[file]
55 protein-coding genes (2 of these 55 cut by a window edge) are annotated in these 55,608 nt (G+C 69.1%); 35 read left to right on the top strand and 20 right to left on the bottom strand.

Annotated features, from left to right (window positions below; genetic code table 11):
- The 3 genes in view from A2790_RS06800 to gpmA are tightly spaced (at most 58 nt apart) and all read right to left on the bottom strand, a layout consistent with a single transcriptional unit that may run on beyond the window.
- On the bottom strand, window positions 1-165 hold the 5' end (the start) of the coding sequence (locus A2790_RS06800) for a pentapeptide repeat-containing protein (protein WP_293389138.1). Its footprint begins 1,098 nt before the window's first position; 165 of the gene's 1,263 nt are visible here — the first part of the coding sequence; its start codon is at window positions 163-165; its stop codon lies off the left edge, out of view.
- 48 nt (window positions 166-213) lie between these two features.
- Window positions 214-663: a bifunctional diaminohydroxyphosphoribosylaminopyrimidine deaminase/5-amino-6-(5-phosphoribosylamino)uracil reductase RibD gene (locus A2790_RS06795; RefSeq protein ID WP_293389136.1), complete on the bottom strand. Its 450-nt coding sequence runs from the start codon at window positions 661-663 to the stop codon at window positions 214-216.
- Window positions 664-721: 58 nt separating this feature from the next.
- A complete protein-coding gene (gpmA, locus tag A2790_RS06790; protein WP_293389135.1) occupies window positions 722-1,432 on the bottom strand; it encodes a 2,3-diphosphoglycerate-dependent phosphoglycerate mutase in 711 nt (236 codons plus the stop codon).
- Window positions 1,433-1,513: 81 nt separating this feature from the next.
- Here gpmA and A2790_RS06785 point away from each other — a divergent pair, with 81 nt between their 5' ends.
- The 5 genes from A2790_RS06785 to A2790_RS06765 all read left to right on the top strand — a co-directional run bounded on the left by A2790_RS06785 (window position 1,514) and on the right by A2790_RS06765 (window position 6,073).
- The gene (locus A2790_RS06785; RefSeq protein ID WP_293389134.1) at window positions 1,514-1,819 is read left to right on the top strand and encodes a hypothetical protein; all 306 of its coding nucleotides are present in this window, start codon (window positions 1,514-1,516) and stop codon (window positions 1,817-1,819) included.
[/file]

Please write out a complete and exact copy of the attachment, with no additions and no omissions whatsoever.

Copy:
55 protein-coding genes (2 of these 55 cut by a window edge) are annotated in these 55,608 nt (G+C 69.1%); 35 read left to right on the top strand and 20 right to left on the bottom strand.

Annotated features, from left to right (window positions below; genetic code table 11):
- The 3 genes in view from A2790_RS06800 to gpmA are tightly spaced (at most 58 nt apart) and all read right to left on the bottom strand, a layout consistent with a single transcriptional unit that may run on beyond the window.
- On the bottom strand, window positions 1-165 hold the 5' end (the start) of the coding sequence (locus A2790_RS06800) for a pentapeptide repeat-containing protein (protein WP_293389138.1). Its footprint begins 1,098 nt before the window's first position; 165 of the gene's 1,263 nt are visible here — the first part of the coding sequence; its start codon is at window positions 163-165; its stop codon lies off the left edge, out of view.
- 48 nt (window positions 166-213) lie between these two features.
- Window positions 214-663: a bifunctional diaminohydroxyphosphoribosylaminopyrimidine deaminase/5-amino-6-(5-phosphoribosylamino)uracil reductase RibD gene (locus A2790_RS06795; RefSeq protein ID WP_293389136.1), complete on the bottom strand. Its 450-nt coding sequence runs from the start codon at window positions 661-663 to the stop codon at window positions 214-216.
- Window positions 664-721: 58 nt separating this feature from the next.
- A complete protein-coding gene (gpmA, locus tag A2790_RS06790; protein WP_293389135.1) occupies window positions 722-1,432 on the bottom strand; it encodes a 2,3-diphosphoglycerate-dependent phosphoglycerate mutase in 711 nt (236 codons plus the stop codon).
- Window positions 1,433-1,513: 81 nt separating this feature from the next.
- Here gpmA and A2790_RS06785 point away from each other — a divergent pair, with 81 nt between their 5' ends.
- The 5 genes from A2790_RS06785 to A2790_RS06765 all read left to right on the top strand — a co-directional run bounded on the left by A2790_RS06785 (window position 1,514) and on the right by A2790_RS06765 (window position 6,073).
- The gene (locus A2790_RS06785; RefSeq protein ID WP_293389134.1) at window positions 1,514-1,819 is read left to right on the top strand and encodes a hypothetical protein; all 306 of its coding nucleotides are present in this window, start codon (window positions 1,514-1,516) and stop codon (window positions 1,817-1,819) included.